Condé Nast’s new boilerplate contract for freelancers, under which it acquires a free 12-month right to option dramatic and multimedia rights to articles appearing in its magazines and then, if it exercises that option, shares less than half the usual amount with the author, has gotten us thinking: what makes a rights grab? After all, there are lots of terms in a typical freelance journalism contract or book publishing contract that wouldn’t be there if the two parties had roughly equal bargaining power. (We’ll name two from trade book contracts: ebook royalties at 25% of net proceeds and any noncompete clause that isn’t reciprocal.)
So, when does a contractual term cross the line and become a rights grab? Breaking with industry practice is clearly one thing to consider. A second is whether the publisher is seeking to control rights that aren’t the main point of the contract. A third — a biggie — is compensation: is the publisher taking rights at bargain-basement rates? Another way to look at that is whether a journalist or book author with greater bargaining power would find the deal acceptable.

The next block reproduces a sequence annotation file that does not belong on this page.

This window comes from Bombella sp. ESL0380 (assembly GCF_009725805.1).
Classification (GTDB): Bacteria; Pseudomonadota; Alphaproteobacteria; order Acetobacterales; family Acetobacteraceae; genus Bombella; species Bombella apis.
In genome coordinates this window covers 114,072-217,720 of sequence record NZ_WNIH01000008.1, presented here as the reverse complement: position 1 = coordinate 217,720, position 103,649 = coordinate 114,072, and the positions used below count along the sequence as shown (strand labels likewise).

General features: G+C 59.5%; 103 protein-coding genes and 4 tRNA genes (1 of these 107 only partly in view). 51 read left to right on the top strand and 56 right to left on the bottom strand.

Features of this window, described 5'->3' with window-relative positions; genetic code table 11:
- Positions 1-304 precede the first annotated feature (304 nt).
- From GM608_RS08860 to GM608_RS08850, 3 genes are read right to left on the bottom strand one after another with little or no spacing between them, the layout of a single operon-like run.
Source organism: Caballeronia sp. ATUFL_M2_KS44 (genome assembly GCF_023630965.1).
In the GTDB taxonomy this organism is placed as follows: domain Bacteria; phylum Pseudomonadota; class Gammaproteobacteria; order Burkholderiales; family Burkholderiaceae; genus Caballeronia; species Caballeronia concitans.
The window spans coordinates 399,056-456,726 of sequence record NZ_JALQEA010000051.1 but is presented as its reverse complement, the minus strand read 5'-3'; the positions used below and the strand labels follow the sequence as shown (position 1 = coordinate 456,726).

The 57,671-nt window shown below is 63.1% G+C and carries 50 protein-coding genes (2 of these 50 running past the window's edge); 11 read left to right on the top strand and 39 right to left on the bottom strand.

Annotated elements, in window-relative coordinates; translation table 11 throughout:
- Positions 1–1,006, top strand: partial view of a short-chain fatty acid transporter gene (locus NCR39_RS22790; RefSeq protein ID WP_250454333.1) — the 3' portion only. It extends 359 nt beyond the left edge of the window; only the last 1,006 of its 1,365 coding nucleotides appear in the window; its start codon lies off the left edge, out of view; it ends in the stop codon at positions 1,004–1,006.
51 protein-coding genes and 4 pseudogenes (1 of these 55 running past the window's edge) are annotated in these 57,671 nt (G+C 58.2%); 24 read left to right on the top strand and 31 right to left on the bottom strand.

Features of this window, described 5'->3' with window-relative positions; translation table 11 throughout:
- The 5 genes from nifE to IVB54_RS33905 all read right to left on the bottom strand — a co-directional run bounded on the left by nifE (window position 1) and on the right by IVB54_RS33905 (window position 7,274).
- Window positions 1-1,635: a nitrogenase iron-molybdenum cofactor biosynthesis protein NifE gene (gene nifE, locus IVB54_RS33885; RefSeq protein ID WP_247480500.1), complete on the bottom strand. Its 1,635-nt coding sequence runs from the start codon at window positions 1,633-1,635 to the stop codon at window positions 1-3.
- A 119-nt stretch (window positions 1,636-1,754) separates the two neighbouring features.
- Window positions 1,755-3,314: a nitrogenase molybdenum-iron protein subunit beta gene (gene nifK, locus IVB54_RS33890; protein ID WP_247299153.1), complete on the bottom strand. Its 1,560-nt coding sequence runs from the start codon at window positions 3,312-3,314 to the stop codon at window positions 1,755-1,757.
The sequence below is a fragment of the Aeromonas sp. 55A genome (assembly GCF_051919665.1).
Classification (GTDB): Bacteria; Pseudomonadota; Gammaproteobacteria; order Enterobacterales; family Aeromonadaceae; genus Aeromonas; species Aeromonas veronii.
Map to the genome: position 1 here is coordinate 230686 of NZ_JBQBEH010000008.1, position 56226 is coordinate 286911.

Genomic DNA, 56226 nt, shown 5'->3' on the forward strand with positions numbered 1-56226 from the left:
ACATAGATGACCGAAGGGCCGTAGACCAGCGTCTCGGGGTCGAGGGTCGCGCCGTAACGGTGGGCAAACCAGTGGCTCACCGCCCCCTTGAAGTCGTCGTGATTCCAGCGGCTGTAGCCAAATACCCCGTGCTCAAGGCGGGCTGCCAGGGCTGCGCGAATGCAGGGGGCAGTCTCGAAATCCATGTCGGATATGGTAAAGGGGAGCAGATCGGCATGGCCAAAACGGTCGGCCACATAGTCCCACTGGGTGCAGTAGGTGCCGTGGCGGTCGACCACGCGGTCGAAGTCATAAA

Condé Nast’s new boilerplate hits this trifecta with ease. Taking dramatization rights breaks with industry practice. The publisher is compensating the freelancer for his or her journalism, not for speculative movie and tv deals. And freelancers with adequate clout are reportedly avoiding the onerous new clauses entirely.
What do you think? What new contractual terms of the past decade or so would qualify as rights grabs?